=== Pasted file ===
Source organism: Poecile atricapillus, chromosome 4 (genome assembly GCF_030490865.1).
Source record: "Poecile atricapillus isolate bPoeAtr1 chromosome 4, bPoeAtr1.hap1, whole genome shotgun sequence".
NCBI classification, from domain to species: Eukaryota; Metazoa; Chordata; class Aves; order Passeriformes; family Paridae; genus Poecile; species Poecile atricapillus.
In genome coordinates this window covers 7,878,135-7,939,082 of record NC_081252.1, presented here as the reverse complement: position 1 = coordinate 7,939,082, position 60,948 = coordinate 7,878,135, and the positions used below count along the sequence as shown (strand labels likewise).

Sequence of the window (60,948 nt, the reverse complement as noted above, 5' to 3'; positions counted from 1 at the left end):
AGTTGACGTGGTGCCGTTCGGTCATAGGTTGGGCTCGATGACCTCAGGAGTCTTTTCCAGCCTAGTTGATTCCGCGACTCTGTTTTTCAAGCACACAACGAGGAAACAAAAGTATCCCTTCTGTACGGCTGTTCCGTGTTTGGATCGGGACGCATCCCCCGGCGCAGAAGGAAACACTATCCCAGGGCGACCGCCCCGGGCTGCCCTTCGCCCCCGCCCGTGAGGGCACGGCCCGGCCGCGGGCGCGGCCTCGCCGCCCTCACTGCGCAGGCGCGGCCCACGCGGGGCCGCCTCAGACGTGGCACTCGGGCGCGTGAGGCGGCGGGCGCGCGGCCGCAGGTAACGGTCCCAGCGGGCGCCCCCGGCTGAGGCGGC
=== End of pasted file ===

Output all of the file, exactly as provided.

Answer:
Source organism: Poecile atricapillus, chromosome 4 (genome assembly GCF_030490865.1).
Source record: "Poecile atricapillus isolate bPoeAtr1 chromosome 4, bPoeAtr1.hap1, whole genome shotgun sequence".
NCBI classification, from domain to species: Eukaryota; Metazoa; Chordata; class Aves; order Passeriformes; family Paridae; genus Poecile; species Poecile atricapillus.
In genome coordinates this window covers 7,878,135-7,939,082 of record NC_081252.1, presented here as the reverse complement: position 1 = coordinate 7,939,082, position 60,948 = coordinate 7,878,135, and the positions used below count along the sequence as shown (strand labels likewise).

Sequence of the window (60,948 nt, the reverse complement as noted above, 5' to 3'; positions counted from 1 at the left end):
AGTTGACGTGGTGCCGTTCGGTCATAGGTTGGGCTCGATGACCTCAGGAGTCTTTTCCAGCCTAGTTGATTCCGCGACTCTGTTTTTCAAGCACACAACGAGGAAACAAAAGTATCCCTTCTGTACGGCTGTTCCGTGTTTGGATCGGGACGCATCCCCCGGCGCAGAAGGAAACACTATCCCAGGGCGACCGCCCCGGGCTGCCCTTCGCCCCCGCCCGTGAGGGCACGGCCCGGCCGCGGGCGCGGCCTCGCCGCCCTCACTGCGCAGGCGCGGCCCACGCGGGGCCGCCTCAGACGTGGCACTCGGGCGCGTGAGGCGGCGGGCGCGCGGCCGCAGGTAACGGTCCCAGCGGGCGCCCCCGGCTGAGGCGGC